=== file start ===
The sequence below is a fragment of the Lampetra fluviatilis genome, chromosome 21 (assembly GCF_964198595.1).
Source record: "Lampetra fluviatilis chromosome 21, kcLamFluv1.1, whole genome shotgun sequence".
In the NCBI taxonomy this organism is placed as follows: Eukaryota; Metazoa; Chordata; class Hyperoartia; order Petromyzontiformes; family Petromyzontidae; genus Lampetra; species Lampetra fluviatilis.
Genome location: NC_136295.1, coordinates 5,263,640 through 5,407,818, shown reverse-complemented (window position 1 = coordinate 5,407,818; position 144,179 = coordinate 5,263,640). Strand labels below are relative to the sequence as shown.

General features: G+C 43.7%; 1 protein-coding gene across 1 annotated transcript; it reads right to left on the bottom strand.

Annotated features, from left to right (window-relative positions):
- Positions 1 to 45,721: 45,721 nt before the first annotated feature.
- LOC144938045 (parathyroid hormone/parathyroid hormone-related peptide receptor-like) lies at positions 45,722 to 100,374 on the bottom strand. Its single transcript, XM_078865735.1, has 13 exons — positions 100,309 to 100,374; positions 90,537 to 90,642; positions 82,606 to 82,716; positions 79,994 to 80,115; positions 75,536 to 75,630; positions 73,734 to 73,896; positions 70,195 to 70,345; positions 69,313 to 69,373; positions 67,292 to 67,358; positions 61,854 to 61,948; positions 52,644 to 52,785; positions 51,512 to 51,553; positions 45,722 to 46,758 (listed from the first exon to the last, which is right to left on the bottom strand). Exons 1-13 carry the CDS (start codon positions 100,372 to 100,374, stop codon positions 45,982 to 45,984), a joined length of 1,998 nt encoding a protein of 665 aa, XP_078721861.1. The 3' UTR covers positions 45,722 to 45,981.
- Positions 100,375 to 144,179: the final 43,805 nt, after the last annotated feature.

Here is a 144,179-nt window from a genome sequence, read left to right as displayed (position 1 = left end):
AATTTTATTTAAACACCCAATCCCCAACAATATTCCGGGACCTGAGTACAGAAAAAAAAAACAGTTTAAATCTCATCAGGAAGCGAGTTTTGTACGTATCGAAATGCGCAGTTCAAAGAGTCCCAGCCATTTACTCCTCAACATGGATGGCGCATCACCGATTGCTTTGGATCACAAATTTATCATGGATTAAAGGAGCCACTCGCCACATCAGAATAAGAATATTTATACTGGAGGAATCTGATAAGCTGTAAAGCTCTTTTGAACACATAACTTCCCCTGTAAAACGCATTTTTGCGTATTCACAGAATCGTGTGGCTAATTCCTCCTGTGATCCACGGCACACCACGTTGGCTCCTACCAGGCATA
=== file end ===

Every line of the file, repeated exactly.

The sequence below is a fragment of the Lampetra fluviatilis genome, chromosome 21 (assembly GCF_964198595.1).
Source record: "Lampetra fluviatilis chromosome 21, kcLamFluv1.1, whole genome shotgun sequence".
In the NCBI taxonomy this organism is placed as follows: Eukaryota; Metazoa; Chordata; class Hyperoartia; order Petromyzontiformes; family Petromyzontidae; genus Lampetra; species Lampetra fluviatilis.
Genome location: NC_136295.1, coordinates 5,263,640 through 5,407,818, shown reverse-complemented (window position 1 = coordinate 5,407,818; position 144,179 = coordinate 5,263,640). Strand labels below are relative to the sequence as shown.

General features: G+C 43.7%; 1 protein-coding gene across 1 annotated transcript; it reads right to left on the bottom strand.

Annotated features, from left to right (window-relative positions):
- Positions 1 to 45,721: 45,721 nt before the first annotated feature.
- LOC144938045 (parathyroid hormone/parathyroid hormone-related peptide receptor-like) lies at positions 45,722 to 100,374 on the bottom strand. Its single transcript, XM_078865735.1, has 13 exons — positions 100,309 to 100,374; positions 90,537 to 90,642; positions 82,606 to 82,716; positions 79,994 to 80,115; positions 75,536 to 75,630; positions 73,734 to 73,896; positions 70,195 to 70,345; positions 69,313 to 69,373; positions 67,292 to 67,358; positions 61,854 to 61,948; positions 52,644 to 52,785; positions 51,512 to 51,553; positions 45,722 to 46,758 (listed from the first exon to the last, which is right to left on the bottom strand). Exons 1-13 carry the CDS (start codon positions 100,372 to 100,374, stop codon positions 45,982 to 45,984), a joined length of 1,998 nt encoding a protein of 665 aa, XP_078721861.1. The 3' UTR covers positions 45,722 to 45,981.
- Positions 100,375 to 144,179: the final 43,805 nt, after the last annotated feature.

Here is a 144,179-nt window from a genome sequence, read left to right as displayed (position 1 = left end):
AATTTTATTTAAACACCCAATCCCCAACAATATTCCGGGACCTGAGTACAGAAAAAAAAAACAGTTTAAATCTCATCAGGAAGCGAGTTTTGTACGTATCGAAATGCGCAGTTCAAAGAGTCCCAGCCATTTACTCCTCAACATGGATGGCGCATCACCGATTGCTTTGGATCACAAATTTATCATGGATTAAAGGAGCCACTCGCCACATCAGAATAAGAATATTTATACTGGAGGAATCTGATAAGCTGTAAAGCTCTTTTGAACACATAACTTCCCCTGTAAAACGCATTTTTGCGTATTCACAGAATCGTGTGGCTAATTCCTCCTGTGATCCACGGCACACCACGTTGGCTCCTACCAGGCATA